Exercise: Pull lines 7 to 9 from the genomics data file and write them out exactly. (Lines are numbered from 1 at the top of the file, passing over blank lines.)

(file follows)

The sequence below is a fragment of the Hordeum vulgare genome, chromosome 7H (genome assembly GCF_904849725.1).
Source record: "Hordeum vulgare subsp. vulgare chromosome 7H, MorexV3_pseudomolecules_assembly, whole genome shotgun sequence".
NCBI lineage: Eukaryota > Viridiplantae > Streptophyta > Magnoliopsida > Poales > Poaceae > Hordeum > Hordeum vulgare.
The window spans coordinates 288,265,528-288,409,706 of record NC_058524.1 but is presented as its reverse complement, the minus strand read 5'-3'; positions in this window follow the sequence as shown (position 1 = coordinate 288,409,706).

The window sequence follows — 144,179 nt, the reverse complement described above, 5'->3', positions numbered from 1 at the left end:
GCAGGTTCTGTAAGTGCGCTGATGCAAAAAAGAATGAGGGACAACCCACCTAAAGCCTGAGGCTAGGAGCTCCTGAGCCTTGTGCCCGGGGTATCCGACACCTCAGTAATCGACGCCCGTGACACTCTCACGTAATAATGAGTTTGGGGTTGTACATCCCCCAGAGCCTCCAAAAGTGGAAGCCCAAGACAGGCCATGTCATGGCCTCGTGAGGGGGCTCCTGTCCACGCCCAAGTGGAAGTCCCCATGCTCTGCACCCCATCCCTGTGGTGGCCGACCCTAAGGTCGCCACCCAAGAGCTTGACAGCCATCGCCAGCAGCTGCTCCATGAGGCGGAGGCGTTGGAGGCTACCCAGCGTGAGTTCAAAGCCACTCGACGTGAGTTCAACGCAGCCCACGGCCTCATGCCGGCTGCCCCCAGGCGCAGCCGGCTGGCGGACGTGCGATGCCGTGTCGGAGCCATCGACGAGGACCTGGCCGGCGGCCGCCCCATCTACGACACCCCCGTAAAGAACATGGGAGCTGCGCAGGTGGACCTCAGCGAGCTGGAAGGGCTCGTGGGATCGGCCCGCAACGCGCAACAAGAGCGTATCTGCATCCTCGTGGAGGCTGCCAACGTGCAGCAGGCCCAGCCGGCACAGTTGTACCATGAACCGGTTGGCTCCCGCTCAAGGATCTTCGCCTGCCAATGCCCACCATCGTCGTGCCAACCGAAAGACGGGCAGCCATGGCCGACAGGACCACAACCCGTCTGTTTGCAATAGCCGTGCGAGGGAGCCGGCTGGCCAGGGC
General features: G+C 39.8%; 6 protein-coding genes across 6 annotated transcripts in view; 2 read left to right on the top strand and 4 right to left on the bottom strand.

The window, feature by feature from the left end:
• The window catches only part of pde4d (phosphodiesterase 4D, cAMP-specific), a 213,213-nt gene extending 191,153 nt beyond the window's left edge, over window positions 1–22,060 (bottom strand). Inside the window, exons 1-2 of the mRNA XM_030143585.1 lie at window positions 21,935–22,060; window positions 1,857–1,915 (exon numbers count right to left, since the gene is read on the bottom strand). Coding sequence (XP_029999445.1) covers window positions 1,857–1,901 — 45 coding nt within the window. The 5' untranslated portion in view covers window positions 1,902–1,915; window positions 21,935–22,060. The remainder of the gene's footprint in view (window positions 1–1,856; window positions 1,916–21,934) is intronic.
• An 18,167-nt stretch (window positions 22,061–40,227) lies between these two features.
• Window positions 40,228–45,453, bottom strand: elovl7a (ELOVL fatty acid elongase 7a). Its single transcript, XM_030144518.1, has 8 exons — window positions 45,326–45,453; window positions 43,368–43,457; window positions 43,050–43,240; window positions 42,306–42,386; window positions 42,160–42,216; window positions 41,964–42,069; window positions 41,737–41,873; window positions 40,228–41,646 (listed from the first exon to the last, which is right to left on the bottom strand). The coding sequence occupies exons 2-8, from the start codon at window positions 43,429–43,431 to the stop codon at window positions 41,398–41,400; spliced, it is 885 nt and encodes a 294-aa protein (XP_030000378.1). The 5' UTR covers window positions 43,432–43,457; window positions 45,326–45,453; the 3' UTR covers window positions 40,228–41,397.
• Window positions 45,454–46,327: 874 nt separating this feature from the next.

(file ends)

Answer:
General features: G+C 39.8%; 6 protein-coding genes across 6 annotated transcripts in view; 2 read left to right on the top strand and 4 right to left on the bottom strand.

The window, feature by feature from the left end:
• The window catches only part of pde4d (phosphodiesterase 4D, cAMP-specific), a 213,213-nt gene extending 191,153 nt beyond the window's left edge, over window positions 1–22,060 (bottom strand). Inside the window, exons 1-2 of the mRNA XM_030143585.1 lie at window positions 21,935–22,060; window positions 1,857–1,915 (exon numbers count right to left, since the gene is read on the bottom strand). Coding sequence (XP_029999445.1) covers window positions 1,857–1,901 — 45 coding nt within the window. The 5' untranslated portion in view covers window positions 1,902–1,915; window positions 21,935–22,060. The remainder of the gene's footprint in view (window positions 1–1,856; window positions 1,916–21,934) is intronic.